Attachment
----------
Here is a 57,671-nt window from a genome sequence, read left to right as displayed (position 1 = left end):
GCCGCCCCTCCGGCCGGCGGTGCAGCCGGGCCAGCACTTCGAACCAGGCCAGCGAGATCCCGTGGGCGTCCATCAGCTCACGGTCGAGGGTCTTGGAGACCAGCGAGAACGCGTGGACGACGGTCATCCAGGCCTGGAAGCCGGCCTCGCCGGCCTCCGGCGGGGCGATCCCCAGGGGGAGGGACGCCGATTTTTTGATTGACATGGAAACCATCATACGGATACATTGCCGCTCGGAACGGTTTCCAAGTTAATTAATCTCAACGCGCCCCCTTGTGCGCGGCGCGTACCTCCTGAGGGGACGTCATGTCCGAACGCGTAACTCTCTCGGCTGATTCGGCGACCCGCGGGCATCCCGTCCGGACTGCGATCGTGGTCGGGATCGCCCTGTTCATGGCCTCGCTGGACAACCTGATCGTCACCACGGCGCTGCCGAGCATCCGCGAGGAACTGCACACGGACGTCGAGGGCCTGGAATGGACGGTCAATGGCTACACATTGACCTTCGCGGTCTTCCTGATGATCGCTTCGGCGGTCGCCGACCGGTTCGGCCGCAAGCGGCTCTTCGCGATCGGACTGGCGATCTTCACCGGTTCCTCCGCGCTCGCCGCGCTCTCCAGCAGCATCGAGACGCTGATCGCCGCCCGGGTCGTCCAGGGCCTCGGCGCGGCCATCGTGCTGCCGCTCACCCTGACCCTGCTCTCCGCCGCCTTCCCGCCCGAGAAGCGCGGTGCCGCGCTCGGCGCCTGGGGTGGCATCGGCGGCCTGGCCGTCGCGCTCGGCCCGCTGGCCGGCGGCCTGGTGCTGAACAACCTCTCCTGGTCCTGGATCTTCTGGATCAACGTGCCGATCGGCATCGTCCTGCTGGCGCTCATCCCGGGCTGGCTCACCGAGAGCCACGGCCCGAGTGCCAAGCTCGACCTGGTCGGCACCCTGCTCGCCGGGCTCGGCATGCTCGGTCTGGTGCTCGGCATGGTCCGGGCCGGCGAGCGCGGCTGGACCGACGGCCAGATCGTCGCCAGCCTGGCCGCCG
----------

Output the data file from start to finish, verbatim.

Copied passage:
Here is a 57,671-nt window from a genome sequence, read left to right as displayed (position 1 = left end):
GCCGCCCCTCCGGCCGGCGGTGCAGCCGGGCCAGCACTTCGAACCAGGCCAGCGAGATCCCGTGGGCGTCCATCAGCTCACGGTCGAGGGTCTTGGAGACCAGCGAGAACGCGTGGACGACGGTCATCCAGGCCTGGAAGCCGGCCTCGCCGGCCTCCGGCGGGGCGATCCCCAGGGGGAGGGACGCCGATTTTTTGATTGACATGGAAACCATCATACGGATACATTGCCGCTCGGAACGGTTTCCAAGTTAATTAATCTCAACGCGCCCCCTTGTGCGCGGCGCGTACCTCCTGAGGGGACGTCATGTCCGAACGCGTAACTCTCTCGGCTGATTCGGCGACCCGCGGGCATCCCGTCCGGACTGCGATCGTGGTCGGGATCGCCCTGTTCATGGCCTCGCTGGACAACCTGATCGTCACCACGGCGCTGCCGAGCATCCGCGAGGAACTGCACACGGACGTCGAGGGCCTGGAATGGACGGTCAATGGCTACACATTGACCTTCGCGGTCTTCCTGATGATCGCTTCGGCGGTCGCCGACCGGTTCGGCCGCAAGCGGCTCTTCGCGATCGGACTGGCGATCTTCACCGGTTCCTCCGCGCTCGCCGCGCTCTCCAGCAGCATCGAGACGCTGATCGCCGCCCGGGTCGTCCAGGGCCTCGGCGCGGCCATCGTGCTGCCGCTCACCCTGACCCTGCTCTCCGCCGCCTTCCCGCCCGAGAAGCGCGGTGCCGCGCTCGGCGCCTGGGGTGGCATCGGCGGCCTGGCCGTCGCGCTCGGCCCGCTGGCCGGCGGCCTGGTGCTGAACAACCTCTCCTGGTCCTGGATCTTCTGGATCAACGTGCCGATCGGCATCGTCCTGCTGGCGCTCATCCCGGGCTGGCTCACCGAGAGCCACGGCCCGAGTGCCAAGCTCGACCTGGTCGGCACCCTGCTCGCCGGGCTCGGCATGCTCGGTCTGGTGCTCGGCATGGTCCGGGCCGGCGAGCGCGGCTGGACCGACGGCCAGATCGTCGCCAGCCTGGCCGCCG